Walking away from the Christmas Market empty-handed except for a warm tummy from drinking the Christmas punch was quite a record for us since I always try to buy something from every Christmas Market I visit. 😆
Taking the long route to return to our hotel, we passed by the Vienna State Opera, one of the leading opera houses of the world and also unquestionably one of the de rigueur places to visit when one is in Vienna. We couldn’t find the time to watch an opera at the opera house (and also because the mister isn’t exactly a fan). This might go down as one of my biggest regrets in life. 😦
We walked further, having kind of acclimatised. Came across a couple of interesting buildings, and rounded back to the Vienna State Opera again, this time, across the street. Such a captivating building! It is easily one of the most frequently photographed building in Vienna, I reckon. To capture this shot of the opera house without vehicles in the foreground, I patiently stood at the same spot (near to a tram stop) for a ridiculous amount of time waiting for the right moment. The locals must think I’m crazy because it was almost at zero degree Celsius by then.
The next day, we continued on our quest to visit as many Christmas Markets in Vienna as we could. Next on our agenda was the Old Viennese Christmas Market at the Freyung. A small market with some excellent stalls selling handmade crafts and food. We’ve noticed the food and punch selection here seems to be wider than the one at Karlsplatz.
But I think my favourite Vienna Christmas Market must be the one at Rathausplatz. It just felt more festive to me because there were way more people there compared to the previous two markets we went to. Since we didn’t have time to visit the snow globe museum, I was tempted to purchase one at this Christmas Market but was promptly stopped by the mister. We were only into the third of our twenty-day vacation it just wasn’t advisable to carry around something so fragile. I understood the logic perfectly, but was still a little crestfallen about not being able to buy one.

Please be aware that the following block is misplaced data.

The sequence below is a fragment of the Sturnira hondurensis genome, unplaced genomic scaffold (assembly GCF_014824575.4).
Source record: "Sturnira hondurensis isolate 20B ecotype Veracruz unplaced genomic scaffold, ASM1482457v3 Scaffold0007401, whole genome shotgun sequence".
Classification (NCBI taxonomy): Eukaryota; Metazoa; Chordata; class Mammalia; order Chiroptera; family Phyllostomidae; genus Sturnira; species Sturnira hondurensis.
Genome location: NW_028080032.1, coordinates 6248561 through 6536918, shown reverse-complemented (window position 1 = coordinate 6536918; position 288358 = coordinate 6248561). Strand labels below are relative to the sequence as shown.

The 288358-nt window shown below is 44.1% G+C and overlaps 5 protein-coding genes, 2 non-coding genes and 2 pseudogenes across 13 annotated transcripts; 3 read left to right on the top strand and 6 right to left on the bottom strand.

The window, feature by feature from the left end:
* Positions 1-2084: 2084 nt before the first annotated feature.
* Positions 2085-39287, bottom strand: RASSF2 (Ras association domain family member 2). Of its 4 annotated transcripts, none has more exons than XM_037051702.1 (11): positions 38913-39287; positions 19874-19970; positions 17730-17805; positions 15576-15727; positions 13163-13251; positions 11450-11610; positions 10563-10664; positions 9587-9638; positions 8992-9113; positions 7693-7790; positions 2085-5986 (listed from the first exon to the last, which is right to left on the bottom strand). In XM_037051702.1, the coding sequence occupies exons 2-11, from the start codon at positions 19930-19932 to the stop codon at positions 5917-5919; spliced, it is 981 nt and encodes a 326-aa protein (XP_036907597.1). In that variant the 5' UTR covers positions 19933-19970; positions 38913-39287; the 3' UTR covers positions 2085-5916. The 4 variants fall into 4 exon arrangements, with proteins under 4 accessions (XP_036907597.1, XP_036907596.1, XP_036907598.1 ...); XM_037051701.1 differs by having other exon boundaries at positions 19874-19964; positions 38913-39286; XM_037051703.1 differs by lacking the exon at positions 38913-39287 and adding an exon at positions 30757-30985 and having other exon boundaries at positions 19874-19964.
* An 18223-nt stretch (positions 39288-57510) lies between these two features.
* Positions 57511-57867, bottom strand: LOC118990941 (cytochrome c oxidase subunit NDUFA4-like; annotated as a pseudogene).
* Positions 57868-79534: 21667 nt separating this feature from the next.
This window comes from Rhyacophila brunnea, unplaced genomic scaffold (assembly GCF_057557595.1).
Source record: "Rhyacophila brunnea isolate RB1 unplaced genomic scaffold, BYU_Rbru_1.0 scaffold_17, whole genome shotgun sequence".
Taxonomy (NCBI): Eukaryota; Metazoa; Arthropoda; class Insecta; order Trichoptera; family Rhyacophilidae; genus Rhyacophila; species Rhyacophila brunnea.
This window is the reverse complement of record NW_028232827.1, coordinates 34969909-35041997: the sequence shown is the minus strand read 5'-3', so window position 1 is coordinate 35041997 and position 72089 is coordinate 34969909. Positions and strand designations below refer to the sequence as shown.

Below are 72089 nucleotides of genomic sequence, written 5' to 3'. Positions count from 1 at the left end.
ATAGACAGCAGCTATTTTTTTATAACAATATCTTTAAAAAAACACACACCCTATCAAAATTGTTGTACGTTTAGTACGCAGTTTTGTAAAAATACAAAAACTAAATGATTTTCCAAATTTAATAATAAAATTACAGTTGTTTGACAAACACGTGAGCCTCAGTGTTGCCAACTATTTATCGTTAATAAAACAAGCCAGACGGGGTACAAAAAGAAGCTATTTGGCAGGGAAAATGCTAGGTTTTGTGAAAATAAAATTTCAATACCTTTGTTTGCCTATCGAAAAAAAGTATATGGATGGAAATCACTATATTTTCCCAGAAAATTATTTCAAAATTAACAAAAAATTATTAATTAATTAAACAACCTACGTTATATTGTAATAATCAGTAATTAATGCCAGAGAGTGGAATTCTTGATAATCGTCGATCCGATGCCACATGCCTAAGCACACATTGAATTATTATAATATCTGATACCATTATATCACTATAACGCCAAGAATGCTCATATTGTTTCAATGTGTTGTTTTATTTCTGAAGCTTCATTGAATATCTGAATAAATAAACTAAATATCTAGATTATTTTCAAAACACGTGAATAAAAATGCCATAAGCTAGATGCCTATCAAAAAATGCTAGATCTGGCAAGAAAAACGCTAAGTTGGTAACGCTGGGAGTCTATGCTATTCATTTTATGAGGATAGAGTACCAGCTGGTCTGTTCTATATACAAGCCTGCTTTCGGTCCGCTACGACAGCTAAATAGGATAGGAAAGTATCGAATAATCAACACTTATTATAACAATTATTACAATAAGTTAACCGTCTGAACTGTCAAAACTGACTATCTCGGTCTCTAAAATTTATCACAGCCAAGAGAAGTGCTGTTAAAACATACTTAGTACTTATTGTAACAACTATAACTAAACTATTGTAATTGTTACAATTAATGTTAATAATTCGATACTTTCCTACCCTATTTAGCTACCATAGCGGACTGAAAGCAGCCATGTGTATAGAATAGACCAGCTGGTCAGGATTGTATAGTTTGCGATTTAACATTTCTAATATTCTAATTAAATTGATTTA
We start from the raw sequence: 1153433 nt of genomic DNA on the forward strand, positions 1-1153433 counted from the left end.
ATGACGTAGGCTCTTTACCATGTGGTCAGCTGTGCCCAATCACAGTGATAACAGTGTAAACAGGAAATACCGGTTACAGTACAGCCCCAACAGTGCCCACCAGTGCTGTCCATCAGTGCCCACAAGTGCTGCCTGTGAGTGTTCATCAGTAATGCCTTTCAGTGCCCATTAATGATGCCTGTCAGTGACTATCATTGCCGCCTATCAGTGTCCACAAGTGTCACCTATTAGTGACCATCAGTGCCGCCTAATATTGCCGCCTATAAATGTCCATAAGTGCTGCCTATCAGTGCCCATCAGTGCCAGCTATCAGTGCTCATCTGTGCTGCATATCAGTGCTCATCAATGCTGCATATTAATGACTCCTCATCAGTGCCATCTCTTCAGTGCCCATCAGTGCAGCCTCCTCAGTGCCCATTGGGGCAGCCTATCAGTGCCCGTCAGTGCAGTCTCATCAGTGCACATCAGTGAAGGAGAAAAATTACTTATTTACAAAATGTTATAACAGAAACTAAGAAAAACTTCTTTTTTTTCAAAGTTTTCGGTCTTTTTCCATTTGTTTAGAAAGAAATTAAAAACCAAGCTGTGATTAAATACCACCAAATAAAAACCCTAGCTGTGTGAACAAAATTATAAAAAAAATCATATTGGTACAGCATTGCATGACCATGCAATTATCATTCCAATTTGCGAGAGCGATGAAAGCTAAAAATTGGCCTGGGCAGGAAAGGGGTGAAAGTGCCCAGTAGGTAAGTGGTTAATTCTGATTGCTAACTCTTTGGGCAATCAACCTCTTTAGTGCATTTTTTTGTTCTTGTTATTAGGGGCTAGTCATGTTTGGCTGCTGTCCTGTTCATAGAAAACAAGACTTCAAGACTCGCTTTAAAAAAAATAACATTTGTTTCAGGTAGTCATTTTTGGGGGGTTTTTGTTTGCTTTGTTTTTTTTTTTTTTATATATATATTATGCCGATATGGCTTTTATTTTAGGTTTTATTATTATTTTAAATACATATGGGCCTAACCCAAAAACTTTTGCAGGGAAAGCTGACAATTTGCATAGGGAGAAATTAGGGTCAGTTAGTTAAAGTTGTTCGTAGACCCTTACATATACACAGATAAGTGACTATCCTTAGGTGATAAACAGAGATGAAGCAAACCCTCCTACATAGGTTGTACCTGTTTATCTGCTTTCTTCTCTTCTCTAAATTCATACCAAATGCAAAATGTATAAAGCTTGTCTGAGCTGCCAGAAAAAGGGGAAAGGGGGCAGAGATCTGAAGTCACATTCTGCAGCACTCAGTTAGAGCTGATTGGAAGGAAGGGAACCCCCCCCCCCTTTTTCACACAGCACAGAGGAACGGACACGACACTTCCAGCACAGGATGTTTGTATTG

That was till we came across this stall. The products it sold was different – wooden letter train set. We’ve never seen this in any of the Christmas Markets we’d been to. And ended up buying some. 🙂
We had to bid the Rathausplatz Christmas Market farewell because we were on a mission! Next up, the Christmas Village at Maria-Theresien-Platz, located between the Museum of Fine Arts and the Natural History Museum.
Against the backdrop of impressive Viennese buildings and the monument of Empress Maria Theresa, namesake of the square, this Christmas market had rows of stalls sparsely spaced. Don’t be fooled by my pictures; it was actually very dark. And after three markets prior, we were rather tired of seeing mostly stalls of repeated theme. We browsed them quickly and left in no time.
In general, I’ve noticed that the stalls at the Christmas Markets in Vienna are built to allow a lot of space for shoppers to wander around comfortably. This is rather unlike the German Christmas Markets I’d been to, for example the ones in Nuremberg and Munich. For some reason, the markets in Austria are not as crowded, and I’ve wondered if it’s because the German Christmas Markets have long been touted as some of the best in Europe, hence attracting a much greater number of tourists.
We’ve managed to cover several Christmas Markets in the few days we were in Vienna. For fear of over-dosing readers who might not be as enthusiastic about such markets, I’ll be sharing our experience at the last one we visited, in another upcoming post.